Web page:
As with any gaming peripheral, the first thing to do is take a look at the accompanying software side of things. Interestingly, Tt eSports have made a new piece of software called the ‘Command Center.’ This works in a similar manner to Corsair’s CUE software or Razer’s Synapse, meaning it is one software suite for all of Tt eSports’ future peripherals.
The opening page features the standard button assignment options, as well as the ability to choose, save or delete your profiles.
The macro sub-tab lets you record, import and export macros as you like. I don’t personally use macros but many gamers do, so the option is there.
There is also a performance section, where you can set DPI stages, with a top setting of up to 16000. You can also adjust polling rate and lift-off control here, too.
Finally, my favourite section – the RGB lighting control. Here, Tt eSports give you good control over the 3 zones of lighting, with the option for static, pulse or ‘spectrum’ lighting effects. You could argue that, compared with Corsair’s CUE utility, there are not so many visual effects. However, Tt eSports do include a ‘battle’ mode, where the lighting intensity changes depending on the frequency of your clicking – the faster you click, the brighter the lights. In practice this works really well and adds an extra level of excitement to an already frenetic gaming session.
As I’m sure you will agree, the lighting looks great. I prefer static colours, and they are reproduced very well. As my PC is a black/white build I set all 3 lighting zones to white and it looks very smart. Some RGB LEDs don’t deal so well with pure white and look blueish, but the Level 10M Advanced does not fall down here. All in all, I am very happy with the RGB lighting.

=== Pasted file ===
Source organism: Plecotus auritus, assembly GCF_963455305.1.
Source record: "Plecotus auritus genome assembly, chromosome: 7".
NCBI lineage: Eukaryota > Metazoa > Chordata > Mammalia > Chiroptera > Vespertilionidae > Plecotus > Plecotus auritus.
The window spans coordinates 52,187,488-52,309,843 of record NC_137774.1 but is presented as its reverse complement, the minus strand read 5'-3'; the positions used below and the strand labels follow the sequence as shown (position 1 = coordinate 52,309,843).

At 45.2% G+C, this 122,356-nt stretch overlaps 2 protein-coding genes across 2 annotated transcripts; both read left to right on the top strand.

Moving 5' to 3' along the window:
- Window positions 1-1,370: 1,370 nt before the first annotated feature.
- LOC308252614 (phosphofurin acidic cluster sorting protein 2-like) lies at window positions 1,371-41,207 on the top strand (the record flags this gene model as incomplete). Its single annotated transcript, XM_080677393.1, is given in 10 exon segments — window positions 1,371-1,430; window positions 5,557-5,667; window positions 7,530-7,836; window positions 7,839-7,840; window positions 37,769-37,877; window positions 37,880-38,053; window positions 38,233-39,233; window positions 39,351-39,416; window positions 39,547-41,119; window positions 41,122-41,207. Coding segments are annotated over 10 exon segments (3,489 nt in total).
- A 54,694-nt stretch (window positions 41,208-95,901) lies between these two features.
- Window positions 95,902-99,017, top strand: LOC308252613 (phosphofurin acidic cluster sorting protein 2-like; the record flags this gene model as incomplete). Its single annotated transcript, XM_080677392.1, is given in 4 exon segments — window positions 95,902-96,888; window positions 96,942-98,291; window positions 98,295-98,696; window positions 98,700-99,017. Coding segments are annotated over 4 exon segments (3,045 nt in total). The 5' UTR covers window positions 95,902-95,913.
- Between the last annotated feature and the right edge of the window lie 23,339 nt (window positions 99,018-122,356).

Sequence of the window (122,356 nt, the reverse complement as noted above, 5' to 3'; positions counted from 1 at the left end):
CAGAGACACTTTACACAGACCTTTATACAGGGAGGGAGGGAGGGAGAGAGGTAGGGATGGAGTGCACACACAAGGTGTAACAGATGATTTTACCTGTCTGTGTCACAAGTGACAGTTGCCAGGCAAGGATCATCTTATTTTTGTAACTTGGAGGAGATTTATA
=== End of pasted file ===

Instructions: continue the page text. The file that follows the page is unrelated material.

Software aside, we must move on to testing the hardware side of things. And in the real world, the Level 10M Advanced mouse is a joy to use.
To start with, the adjustable height option is a really nifty feature which just lets you choose how you would like the mouse to sit in your palm. I cranked the height up nearly to the maximum to provide a nice arc for my hand, but of course some users may prefer a flatter mouse – and that is possible too.
The Z button – which acts like a joystick – is a great addition, too. When flicking it left or right, the DPI goes up or down, saving you having to cycle through all the different stages as with a typical DPI button. The options for flicking up or down are left for each user to configure, and I set them to act as volume controls – which is really, really cool.
As you can see, the Level 10M Advanced is packed full of features – but it does not stop there. The ‘open’ design of the mouse, along with the honeycomb section on the top, allows for a great deal more ventilation than with a typical mouse. As such, I really did notice my palm staying cooler during gameplay and even normal use.
I can’t write a review of the Level 10M Advanced and not mention the Avago 9800 laser sensor, either. It has a native DPI of up to 8200 – enough for most, I think you’ll agree. However, Tt eSports do not agree, which is why they have implemented an overdrive mode for the sensor – allowing it up to an effective DPI of 16000. This is unbelievably sensitive – and I can only imagine you must need a multi-monitor 4K setup and still like your mouse to be on the twitchy side to ever use the maximum sensitivity.
Either way, I stuck at the 3200 DPI mark and found the mouse tracks very well. Being able to quickly flick the sensitivity down using the Z button is also very handy for Photoshop work or anything where fine precision is key.
Finally, I will just mention the matte coating on the Level 10M Advanced. Not only does it look great, but it provides wonderful grip as well. I did not notice my fingers or palm slipping at any point which is always beneficial.